Institute of Dental Sciences, University of Ancona, Ancona, Italy, 2 Department of Biomorphological and Functional Sciences Ė Pathology Unit, University of Naples Federico II, Naples, Italy, 3 Department of Dental Sciences, University of Naples Federico II, Naples, Italy, 4 Institute of Pathological Anatomy, University of Ancona, Ancona, Italy, 5 Institute of Dermatology, II University of Naples, Naples, Italy, 6 Otolaryngology Head and Neck Surgery, Division of Dental and Oral Medicine, Johns Hopkins Medical Center, Baltimore, Maryland, USA

Journal of Cutaneous Pathology 2001;28 (9), 460-469 Abstract quote

Background: Pemphigus vulgaris (PV) is an autoimmune blistering disease of the skin and mucosa due to the presence of autoantibodies against the components of desmosomes. To date, less is known about the expression levels of b- and g-catenins in blistering diseases. The objective of this study was to evaluate the role of b- and g-catenins in the pathogenesis of acantholysis in pemphigus vulgaris.

Methods: b- and g-catenin expression was evaluated by immunohistochemistry in 30 cases of PV at various stages of the disease and, as controls, in 18 specimens of the skin/oral mucosa of healthy patients.

Results: Healthy skin and normal oral mucosa showed a strong b- and g-catenin expression in basal and spinous layers with a prevalent cellular membrane distribution; the intensity of staining progressively decreased toward the superficial layers of epithelium. In PV patients, cytoplasmic expression of g-catenin was detected in 28/30 cases, and in 19/30 cases of PV for b-catenin. Moreover, a progressive displacement of the signal toward the nucleus was found in 14/30 cases for b-catenin, with dyslocalization toward the nucleus, particularly in areas with intense acantholysis, and in 22/30 cases of PV for g-catenin.

Conclusions: Abnormal distribution of g-catenin, consequent to PV IgG, may be considered a direct consequence of Dg3 dissociation from catenin. g-catenin likely plays a direct role in PV pathogenesis through its dyslocalization toward the nucleus or indirectly through the b-catenin dyslocalization toward the nucleus, which is thought to induce transcription of selected target genes, such as uPAR.

HUMAN HERPES VIRUS 8  
Higher prevalence of human herpesvirus 8 DNA sequence and specific IgG antibodies in patients with pemphigus in China.

Wang GQ, Xu H, Wang YK, Gao XH, Zhao Y, He C, Inoue N, Chen HD.

Department of Dermatology, No. 1 Hospital of China Medical University, Shenyang, China.

J Am Acad Dermatol. 2005 Mar;52(3 Pt 1):460-7. Abstract quote  

BACKGROUND: Environmental factors, including virus infection, may play a role in the onset and/or development of pemphigus. However, it is controversial whether human herpesvirus (HHV)-8 is involved in pathogenesis of pemphigus.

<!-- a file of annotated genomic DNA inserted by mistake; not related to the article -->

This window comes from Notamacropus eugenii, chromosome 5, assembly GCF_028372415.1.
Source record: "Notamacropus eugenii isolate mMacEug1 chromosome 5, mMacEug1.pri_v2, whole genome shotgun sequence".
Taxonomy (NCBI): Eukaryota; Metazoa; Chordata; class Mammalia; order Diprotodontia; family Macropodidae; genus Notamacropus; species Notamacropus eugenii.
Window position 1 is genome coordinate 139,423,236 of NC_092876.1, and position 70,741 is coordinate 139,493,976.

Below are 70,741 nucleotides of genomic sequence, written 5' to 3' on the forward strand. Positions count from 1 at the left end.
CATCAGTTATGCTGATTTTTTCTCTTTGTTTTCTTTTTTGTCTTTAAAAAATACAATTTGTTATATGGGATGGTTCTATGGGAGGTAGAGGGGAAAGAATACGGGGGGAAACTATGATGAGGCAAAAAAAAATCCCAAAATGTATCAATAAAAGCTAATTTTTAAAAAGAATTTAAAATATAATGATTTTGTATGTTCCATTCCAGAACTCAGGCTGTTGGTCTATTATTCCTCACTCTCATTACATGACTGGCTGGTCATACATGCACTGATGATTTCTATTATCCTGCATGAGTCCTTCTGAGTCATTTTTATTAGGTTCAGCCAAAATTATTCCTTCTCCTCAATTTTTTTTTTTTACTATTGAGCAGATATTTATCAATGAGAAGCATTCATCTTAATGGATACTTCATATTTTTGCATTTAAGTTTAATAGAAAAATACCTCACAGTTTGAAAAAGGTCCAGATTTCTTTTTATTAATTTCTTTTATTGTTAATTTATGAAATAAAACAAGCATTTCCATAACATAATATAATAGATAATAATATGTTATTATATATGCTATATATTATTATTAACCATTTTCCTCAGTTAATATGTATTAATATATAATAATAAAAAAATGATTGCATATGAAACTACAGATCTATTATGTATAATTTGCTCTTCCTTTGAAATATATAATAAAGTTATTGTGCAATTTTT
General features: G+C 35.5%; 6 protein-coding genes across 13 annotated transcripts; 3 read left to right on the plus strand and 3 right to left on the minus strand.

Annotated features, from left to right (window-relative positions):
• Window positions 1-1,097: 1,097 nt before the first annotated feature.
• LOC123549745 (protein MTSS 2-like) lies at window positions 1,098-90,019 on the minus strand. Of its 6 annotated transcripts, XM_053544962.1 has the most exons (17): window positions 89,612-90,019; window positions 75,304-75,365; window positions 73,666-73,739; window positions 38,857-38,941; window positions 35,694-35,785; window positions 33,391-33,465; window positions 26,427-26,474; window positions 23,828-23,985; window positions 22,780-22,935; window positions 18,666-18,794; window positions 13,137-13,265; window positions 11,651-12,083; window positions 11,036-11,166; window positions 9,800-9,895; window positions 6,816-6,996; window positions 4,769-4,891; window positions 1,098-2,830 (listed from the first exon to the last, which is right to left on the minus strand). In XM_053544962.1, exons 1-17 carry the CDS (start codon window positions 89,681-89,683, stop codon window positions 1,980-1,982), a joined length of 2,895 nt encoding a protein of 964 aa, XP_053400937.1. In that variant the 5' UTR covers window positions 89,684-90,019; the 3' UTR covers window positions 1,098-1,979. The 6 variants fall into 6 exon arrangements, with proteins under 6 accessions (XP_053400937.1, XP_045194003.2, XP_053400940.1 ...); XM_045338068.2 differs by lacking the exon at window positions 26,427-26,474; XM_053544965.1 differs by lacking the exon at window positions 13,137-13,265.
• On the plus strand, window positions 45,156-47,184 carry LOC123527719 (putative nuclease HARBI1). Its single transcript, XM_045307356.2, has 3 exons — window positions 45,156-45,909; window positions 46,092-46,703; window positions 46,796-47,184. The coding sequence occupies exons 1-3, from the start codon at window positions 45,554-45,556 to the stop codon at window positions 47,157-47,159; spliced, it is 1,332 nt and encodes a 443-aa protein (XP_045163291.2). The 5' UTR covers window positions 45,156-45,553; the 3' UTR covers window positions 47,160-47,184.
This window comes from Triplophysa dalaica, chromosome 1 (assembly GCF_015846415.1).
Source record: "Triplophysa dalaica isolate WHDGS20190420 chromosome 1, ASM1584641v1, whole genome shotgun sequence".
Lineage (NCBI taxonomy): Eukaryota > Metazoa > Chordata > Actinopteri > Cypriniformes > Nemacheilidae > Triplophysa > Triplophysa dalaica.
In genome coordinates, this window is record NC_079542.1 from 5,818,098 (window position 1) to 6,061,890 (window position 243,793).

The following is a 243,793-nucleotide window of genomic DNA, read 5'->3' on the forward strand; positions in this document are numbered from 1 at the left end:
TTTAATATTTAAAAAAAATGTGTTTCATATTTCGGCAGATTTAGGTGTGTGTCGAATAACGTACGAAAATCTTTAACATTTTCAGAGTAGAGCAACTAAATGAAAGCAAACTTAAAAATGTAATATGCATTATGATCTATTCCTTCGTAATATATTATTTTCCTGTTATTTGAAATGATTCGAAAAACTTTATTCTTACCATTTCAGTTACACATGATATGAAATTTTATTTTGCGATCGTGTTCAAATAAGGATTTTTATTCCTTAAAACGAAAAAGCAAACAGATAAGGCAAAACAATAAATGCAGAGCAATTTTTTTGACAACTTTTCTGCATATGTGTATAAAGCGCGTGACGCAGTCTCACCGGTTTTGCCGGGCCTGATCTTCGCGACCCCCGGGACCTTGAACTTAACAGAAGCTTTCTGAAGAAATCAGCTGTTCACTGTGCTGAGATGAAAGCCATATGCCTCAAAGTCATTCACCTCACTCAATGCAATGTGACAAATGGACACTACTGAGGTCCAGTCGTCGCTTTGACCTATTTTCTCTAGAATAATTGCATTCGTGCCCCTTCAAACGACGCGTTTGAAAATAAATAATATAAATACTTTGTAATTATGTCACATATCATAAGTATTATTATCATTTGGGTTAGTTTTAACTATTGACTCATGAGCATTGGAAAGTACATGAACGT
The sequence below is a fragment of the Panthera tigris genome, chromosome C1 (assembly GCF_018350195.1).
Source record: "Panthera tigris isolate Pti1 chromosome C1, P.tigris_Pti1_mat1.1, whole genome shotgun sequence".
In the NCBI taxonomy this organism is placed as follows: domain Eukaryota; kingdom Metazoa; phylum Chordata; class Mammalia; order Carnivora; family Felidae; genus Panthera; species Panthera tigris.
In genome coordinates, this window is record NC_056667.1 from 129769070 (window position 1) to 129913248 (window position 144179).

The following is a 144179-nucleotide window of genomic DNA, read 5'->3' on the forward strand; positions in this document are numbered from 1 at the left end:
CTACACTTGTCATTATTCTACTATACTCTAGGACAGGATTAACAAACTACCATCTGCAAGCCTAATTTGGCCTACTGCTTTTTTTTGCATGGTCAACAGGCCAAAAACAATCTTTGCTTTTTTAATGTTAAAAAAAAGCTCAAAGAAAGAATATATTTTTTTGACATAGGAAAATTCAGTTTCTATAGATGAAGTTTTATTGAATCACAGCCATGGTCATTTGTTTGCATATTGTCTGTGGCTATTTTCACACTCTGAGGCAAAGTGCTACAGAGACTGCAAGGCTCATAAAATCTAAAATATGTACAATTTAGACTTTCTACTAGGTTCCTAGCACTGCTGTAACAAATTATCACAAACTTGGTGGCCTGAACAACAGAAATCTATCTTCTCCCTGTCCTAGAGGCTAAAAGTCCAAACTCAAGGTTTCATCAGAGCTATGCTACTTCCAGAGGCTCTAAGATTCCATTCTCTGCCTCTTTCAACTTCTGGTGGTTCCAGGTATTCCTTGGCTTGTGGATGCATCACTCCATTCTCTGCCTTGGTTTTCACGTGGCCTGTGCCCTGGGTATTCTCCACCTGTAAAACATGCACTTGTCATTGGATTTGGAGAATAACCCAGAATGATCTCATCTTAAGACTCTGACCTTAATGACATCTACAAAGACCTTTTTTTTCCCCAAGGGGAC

OBJECTIVE: The possible association of pemphigus with HHV-8 was investigated.

METHODS: A total of 36 lesional skin and 13 peripheral blood mononuclear cell specimens from 58 patients with pemphigus, and 18 normal skin and 230 peripheral blood mononuclear cell specimens from healthy individuals, were tested for HHV-8 DNA sequence by a nested polymerase chain reaction assay. In all, 29 sera from the patients and 109 sera from healthy individuals were tested for HHV-8-specific IgG antibodies by enzyme-linked immunosorbent assays using HHV-8-specific oligopeptides as antigens.

RESULTS: Prevalence of both HHV-8 DNA sequence (36.1% and 30.8% in lesional skin and in peripheral blood mononuclear cells, respectively) and HHV-8-specific IgG antibodies (34.5%) for patients with pemphigus was statistically higher than that of control subjects (<8% in both assays). There was no significant difference in HHV-8 prevalence among different types of pemphigus.

CONCLUSION: HHV-8 infection might be a contributing factor in the development of pemphigus.
PLAKOGLOBIN  


Strict correlation between uPAR and plakoglobin expression in pemphigus vulgaris.

Lo Muzio L, Pannone G, Staibano S, Mignogna MD, Rubini C, Farronato G, Ferrari F, Nocini PF, De Rosa G.

Institute of Dental Sciences, University of Ancona, Ancona, Department of Biomorphological and Functional Sciences, Pathology Unit and Department of Dental Sciences, University of Naples Federico II, Naples, Institute of Pathological Anatomy, University of Ancona, Ancona, Institute of Clinical Dentistry, University of Milano, Milano, and Division of Maxillo-facial Surgery, University of Verona, Verona, Italy.

J Cutan Pathol 2002 Oct;29(9):540-548 Abstract quote

BACKGROUND: Recent studies have reported nuclear delocalization of plakoglobin in acantholytic pemphigus vulgaris cells. The objective of this study was to evaluate the role of plakoglobin in the pathogenesis of acantholysis in pemphigus vulgaris (PV) and its relation with the urokinase-type plasminogen activator receptor (uPAR) expression.

MATERIALS AND METHODS: Plakoglobin and uPAR expressions were evaluated by immunohistochemistry in 22 cases of PV at various stages of the disease, and as controls in 18 specimens of skin/oral mucosa from healthy patients.

RESULTS: Healthy skin/normal oral mucosa showed strong plakoglobin expression in the basal and spinous layers with prevalent cellular membrane distribution; the intensity of staining progressively decreased toward the superficial layers of the epithelium. In PV patients, a progressive displacement of the plakoglobin signal toward the nucleus was found in 18/22 of the cases. Healthy skin/normal oral mucosa showed low uPAR expression with prevalent cellular membrane distribution. In the PV patients, strong uPAR expression was present in the acantholytic cells in 16/22 of the cases. There was direct correlation (p < 0.05) between the uPAR expression and nuclear plakoglobin.